Pay the Price
As a Retail Consultant, I am quite familiar with the behaviors of consumers. With the holiday season coming to a close, one of the biggest—perhaps even the most obvious realizations that I have come to is that people love to bargain. On a daily basis I hear it. “I don’t want to raise my bill.” “What kind of deal can you give me?” “Can we get it any lower?” “Do you have a cheaper price?” While it gets monotonous at times, I have to admit that I understand. People work hard. (Some are just cheap.) And when it comes to spending their hard earned money, they want to get the most bang for their buck. It is all about value.
Here in America, we live in an aggressive business culture where negotiation is a necessary skill and cutting the best deal is king. The best deals, for bargain shoppers especially, are comprised of circumstances by which an individual can acquire an item or service at a fraction of what they would normally pay for it.
It does not cost what it normally would cost.
While that is an understandable norm in the market place, I have found that tragically, this mentality of bargaining, of cutting deals, of getting the most bang for your buck has insidiously made its way into the mentality of the people of God. Specifically it has impacted how they engage in relationship with their God. If I am going to be honest…with conviction I must confess that I have found this mentality in me…in my dealings with the Father. What is the shortcut? What is the path of least resistance? How can I get out of paying the price that is being required of me?
Thanks be to God that David, the shepherd-boy-turned-warrior-king…the man after God’s own heart set a standard that has rippled through the ages and remains to challenge the mindset that would seek to gain much by paying less. In the 24thchapter of 2ndSamuel, David is presented with a deal from a man named Araunah the Jebusite that would have seemed incredible at first glance. The times were tense. The people of Israel were being subject to the judgment of God due to their rebellion. All David had to do was receive the items from Araunah, build an altar, and make a sacrifice with what was given to reverse the judgment. Yet, in response to the offer here is what David had to say: “No, I will surely buy it from you for a price, for I will not offer burnt offerings to the LORD my God which cost me nothing.” (2 Samuel 24:24)
Read it again. I will not offer burnt offerings to the LORD my God…which cost me nothing.
Let that resonate.
Do you see the difference between what we do now and what David did then? There is an insistence, a righteous obligation to pay tribute to the One who has supreme worth. With that, there was also an agitated refusal to accept anything that would dishonor God by allowing someone, even in meaning well, to casually give him something to sacrifice. David would go on to pay 50 shekels for everything. It is estimated that by today’s standards he would have paid approximately $20,000-$25,000. Remember, he could have received it for free, with no cost. But David recognized that the fundamental element of sacrifice involves paying a price.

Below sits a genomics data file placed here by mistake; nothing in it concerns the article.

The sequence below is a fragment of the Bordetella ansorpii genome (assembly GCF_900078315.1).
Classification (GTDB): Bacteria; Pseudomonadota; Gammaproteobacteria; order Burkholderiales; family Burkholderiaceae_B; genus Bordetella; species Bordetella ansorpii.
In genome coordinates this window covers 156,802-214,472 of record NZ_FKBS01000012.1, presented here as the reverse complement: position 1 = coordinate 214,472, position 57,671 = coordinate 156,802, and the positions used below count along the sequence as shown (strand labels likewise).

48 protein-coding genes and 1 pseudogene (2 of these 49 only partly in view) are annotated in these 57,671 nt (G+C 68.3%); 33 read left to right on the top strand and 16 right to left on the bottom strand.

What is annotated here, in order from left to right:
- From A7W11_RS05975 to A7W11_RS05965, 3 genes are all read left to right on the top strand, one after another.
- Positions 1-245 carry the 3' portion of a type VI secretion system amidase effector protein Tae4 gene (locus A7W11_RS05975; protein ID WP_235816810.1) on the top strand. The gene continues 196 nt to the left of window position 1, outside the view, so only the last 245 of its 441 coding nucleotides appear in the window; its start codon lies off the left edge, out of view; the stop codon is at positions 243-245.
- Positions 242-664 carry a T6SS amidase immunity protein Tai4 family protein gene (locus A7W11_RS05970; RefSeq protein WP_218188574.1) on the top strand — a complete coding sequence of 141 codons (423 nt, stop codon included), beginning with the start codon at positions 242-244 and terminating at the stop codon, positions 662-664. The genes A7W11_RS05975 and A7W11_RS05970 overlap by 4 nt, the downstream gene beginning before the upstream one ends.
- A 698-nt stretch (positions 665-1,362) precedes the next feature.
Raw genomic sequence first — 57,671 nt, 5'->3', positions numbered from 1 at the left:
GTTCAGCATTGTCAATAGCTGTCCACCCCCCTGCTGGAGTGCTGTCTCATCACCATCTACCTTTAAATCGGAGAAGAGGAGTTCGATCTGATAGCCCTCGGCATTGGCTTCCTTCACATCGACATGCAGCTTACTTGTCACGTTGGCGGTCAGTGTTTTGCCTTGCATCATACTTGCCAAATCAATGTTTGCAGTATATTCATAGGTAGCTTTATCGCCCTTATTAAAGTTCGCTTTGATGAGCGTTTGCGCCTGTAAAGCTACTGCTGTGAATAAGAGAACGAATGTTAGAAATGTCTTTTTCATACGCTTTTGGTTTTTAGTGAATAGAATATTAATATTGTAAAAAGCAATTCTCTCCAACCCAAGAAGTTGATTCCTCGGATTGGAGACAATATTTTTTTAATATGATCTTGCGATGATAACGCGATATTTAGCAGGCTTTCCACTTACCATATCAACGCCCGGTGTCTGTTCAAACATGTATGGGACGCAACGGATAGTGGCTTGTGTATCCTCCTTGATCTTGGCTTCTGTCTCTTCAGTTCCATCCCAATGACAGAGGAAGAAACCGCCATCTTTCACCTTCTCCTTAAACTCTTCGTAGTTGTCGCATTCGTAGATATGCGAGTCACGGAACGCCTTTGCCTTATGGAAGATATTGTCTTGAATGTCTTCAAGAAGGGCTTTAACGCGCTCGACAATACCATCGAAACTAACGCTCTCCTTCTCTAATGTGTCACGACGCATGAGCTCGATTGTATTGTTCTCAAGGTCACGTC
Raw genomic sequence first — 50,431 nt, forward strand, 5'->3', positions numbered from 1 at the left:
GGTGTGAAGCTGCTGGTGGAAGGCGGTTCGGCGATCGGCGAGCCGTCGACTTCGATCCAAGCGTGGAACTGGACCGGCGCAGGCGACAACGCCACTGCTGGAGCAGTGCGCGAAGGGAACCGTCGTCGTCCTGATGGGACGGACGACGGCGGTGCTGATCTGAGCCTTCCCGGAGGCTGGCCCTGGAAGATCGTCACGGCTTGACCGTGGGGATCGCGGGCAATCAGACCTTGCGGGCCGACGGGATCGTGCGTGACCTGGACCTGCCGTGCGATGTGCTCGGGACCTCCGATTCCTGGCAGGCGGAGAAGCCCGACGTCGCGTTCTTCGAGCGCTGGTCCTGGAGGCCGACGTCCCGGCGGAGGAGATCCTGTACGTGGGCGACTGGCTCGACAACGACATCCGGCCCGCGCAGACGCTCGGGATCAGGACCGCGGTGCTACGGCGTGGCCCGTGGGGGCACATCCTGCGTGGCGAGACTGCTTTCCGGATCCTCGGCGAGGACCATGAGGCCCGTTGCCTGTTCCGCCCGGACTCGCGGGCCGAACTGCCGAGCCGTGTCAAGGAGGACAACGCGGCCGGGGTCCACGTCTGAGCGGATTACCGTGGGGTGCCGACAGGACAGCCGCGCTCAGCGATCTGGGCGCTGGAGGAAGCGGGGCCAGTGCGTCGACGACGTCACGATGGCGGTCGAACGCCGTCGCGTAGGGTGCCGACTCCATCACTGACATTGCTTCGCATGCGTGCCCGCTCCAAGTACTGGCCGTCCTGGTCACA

This system of bargaining with God has become an idol…exposing for many of us the god of comfort, fear, and laziness. We have insisted on gaining much by paying little. And why do we feel justified in that when we serve a risen Savior and King who made the most lopsided deal and paid the greatest price in the history of bargaining: His life, His very blood, for our lives? We must now follow the lead of David.
We can also learn from the three Hebrew boys, Shadrach, Meshach, and Abednego. In the third chapter of Daniel they stand before King Nebuchadnezzar who had issued the decree for everyone in the nation to bow down to a golden image. They refused. And rather than giving into the god of the moment, “They trusted in Him [God] and defied the king’s command and were willing to give up their lives rather than serve or worship any god except their own God.” (Daniel 3:28). This is the type of violent, indignant refusal we must have when this idol of bargaining with God rises up.
No more shall we carry on in seeking to gain much by sacrificing little. There is no bargaining. It is all or nothing. It is written that to offer our very lives as living sacrifices is a reasonable service (Romans 12:1). That is to say, at best, it is the least we could do. That is the currency of the Kingdom. Jesus led the way when His blood was shed. He may or may not call us to shed our blood for His Name’s sake. The Hebrew boys did not die physically that day. But they were willing to die. And I tell you in many ways they were dead before they entered that furnace. Because they were willing to die to what was popular in the culture they became so victorious that the same king who gave the initial decree would end up serving the very God that he once opposed.
That is the power of sacrifice. Even more, it is the power of obedience. When we make the decision to count the cost and pay the price it will cause even the ones who have rejected the God we serve to see Him for who He truly is.
So as we prepare to enter into 2016, let us examine ourselves and allow the Lord to reveal where we have attempted to bargain with Him. What is it that He has asked of us? What is He requiring? Where is He stretching and pushing us to grow up? Where have we resisted and pushed back? Let us repent. Let us respond with the reverence of David and the willingness of the three Hebrew boys…that we might walk in the fellowship of Christ’s suffering and in the power of His resurrection, bringing forth the standard in the earth in this New Year.
Tracy revealed in an earlier post that it costs what it costs.
Let us not forget that fact. By the grace of God, let us lay down all apprehensions. Let us go all in. Let us pay the price.